A couple with 3 children (hardly a large family!) in a 3 bed will have their current entitlment reduced from £667.05 down to £500 a reduction of £167.05 per week = eviction and a much increased cost to the state as they become a 'homeless family.'

    Even a couple with 2 children in a 2 bed go from £551.35 down to £500 - a reduction of £51.35 and again eviiction and homeless

    Sorry, the above is simplified, the correct route is OBC to eviction to homeless to being exported to oop North so t'bairns can play with whippets!

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  • Just to add to the above. In these 4 areas there are 56,360 private sector recipients of LHA.

    Does anyone think it is likely that the nearly 5000 families affected is a reasonable estimate? Just 9% of the all privately rented flats and houses in these 4 areas have couples with 2 children or more?

    No neither do i and I strongly suspect the figure will be much higher and the single parent with 3 children or more needs to be included as well (£286.20pw in WB) in that number.

    Additionally the £22.4m seems low too. The DWP estimate on a national basis that the average reduction due to the cap will be £93pw. Of course with the highest rent levels in the country the averag figure for London boroughs will be much higher.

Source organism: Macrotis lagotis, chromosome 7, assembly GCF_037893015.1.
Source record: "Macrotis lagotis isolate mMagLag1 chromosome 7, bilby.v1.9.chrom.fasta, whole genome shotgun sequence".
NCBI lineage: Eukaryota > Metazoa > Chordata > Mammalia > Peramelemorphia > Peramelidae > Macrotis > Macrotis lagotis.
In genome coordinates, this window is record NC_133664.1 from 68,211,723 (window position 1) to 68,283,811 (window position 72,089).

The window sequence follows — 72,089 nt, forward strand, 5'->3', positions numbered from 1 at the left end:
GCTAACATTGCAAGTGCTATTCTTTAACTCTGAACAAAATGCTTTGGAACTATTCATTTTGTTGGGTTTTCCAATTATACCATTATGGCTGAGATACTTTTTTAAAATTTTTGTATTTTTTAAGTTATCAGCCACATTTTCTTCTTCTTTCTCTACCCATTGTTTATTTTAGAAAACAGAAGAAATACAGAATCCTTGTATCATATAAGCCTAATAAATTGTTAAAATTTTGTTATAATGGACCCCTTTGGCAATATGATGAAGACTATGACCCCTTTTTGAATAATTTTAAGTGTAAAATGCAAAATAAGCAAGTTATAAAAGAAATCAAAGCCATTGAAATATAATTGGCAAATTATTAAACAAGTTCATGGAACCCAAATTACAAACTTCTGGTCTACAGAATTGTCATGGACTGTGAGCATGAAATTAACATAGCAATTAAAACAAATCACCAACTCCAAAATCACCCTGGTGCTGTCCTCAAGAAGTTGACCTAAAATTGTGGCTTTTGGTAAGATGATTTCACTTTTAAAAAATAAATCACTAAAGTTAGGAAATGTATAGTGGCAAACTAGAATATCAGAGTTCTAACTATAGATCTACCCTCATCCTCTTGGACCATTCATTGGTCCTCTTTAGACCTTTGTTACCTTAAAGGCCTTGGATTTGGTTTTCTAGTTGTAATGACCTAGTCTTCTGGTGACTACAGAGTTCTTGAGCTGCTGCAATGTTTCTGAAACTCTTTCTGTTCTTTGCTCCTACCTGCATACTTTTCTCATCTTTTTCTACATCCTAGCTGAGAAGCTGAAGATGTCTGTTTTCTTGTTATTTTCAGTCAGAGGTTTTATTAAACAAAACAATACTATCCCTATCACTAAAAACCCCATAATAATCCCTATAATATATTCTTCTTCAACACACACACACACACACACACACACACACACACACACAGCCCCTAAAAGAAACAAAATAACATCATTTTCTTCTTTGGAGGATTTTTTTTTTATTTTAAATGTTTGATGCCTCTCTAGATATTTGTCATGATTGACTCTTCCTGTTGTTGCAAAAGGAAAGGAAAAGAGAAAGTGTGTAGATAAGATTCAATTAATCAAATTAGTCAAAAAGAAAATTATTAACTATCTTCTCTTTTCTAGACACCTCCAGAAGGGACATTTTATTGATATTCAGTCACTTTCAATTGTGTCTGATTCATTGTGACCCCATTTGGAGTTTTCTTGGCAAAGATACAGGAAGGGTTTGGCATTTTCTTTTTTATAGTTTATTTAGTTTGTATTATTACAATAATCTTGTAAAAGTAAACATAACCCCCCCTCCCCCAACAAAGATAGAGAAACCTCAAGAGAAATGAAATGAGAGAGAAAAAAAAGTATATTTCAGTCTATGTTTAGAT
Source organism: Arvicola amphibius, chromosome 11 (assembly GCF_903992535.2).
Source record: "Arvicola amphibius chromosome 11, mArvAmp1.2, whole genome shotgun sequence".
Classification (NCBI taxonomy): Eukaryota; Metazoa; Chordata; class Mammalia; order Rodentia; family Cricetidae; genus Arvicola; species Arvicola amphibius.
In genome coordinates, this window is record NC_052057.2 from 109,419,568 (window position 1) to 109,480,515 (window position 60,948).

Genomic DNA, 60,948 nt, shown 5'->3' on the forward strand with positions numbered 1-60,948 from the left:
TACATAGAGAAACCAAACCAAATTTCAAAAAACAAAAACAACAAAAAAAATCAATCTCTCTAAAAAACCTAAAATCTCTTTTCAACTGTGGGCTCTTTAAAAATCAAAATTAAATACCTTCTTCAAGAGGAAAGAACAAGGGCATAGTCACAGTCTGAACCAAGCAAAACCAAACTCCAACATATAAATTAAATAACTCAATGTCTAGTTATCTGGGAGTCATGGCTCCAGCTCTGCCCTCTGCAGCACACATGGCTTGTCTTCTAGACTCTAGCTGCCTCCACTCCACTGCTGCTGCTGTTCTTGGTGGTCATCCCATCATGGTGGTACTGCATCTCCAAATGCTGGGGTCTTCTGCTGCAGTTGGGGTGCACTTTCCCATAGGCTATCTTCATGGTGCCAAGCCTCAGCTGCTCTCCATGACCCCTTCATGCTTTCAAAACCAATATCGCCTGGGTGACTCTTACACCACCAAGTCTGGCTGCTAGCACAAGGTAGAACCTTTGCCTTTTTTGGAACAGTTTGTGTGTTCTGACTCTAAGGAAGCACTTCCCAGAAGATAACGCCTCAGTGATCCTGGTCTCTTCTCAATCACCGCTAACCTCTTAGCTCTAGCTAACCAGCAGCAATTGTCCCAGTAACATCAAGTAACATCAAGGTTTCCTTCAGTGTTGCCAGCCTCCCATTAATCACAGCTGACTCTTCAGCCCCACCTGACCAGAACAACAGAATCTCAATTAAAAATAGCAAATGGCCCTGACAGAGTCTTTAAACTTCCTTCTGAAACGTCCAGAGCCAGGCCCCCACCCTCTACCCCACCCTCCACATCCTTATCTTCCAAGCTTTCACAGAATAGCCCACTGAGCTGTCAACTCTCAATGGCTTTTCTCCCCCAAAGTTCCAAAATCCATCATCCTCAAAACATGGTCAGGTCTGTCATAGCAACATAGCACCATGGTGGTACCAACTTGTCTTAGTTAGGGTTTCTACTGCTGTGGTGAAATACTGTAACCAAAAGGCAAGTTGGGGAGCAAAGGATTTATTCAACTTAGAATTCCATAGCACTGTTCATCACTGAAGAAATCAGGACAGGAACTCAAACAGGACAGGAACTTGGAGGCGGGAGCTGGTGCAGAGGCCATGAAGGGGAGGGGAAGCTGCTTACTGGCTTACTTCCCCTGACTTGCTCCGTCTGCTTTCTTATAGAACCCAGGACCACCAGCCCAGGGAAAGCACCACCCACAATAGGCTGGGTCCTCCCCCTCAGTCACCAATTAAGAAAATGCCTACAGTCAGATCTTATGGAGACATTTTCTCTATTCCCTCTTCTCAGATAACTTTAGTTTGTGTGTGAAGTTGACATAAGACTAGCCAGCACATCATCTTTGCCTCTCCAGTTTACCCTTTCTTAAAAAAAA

So: 5000 x £93pw x (365.25/7) = £24.26m

    Whereas you can see from above post a couple with 3 children will lose £167 or so per week and much higher than the national average £93pw .

    Go figure! Yes the impact will be I strongly suggest much higher in financial terms than the above estimates .....but hey as long as Joe Public believes the benefit cap only affects a small number of large families of uneducated Waynettas breeding for the welfare benefits with 57 different fathers to create a brood of feral delinquents....

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  • Gavin Rider

    Joe - yet again, I am aghast at the amount of taxpayers' money that is being paid to these families to allow them to live well beyond their means in one of the most expensive parts of the country.

    For anyone to be raising their family in London primarily at the expense of taxpayers like me who actually earn less than half of what these families are claiming in benefits and who don't receive a penny in handouts is a complete and utter travesty of justice.

    For you to defend this system so vehemently is ridiculous.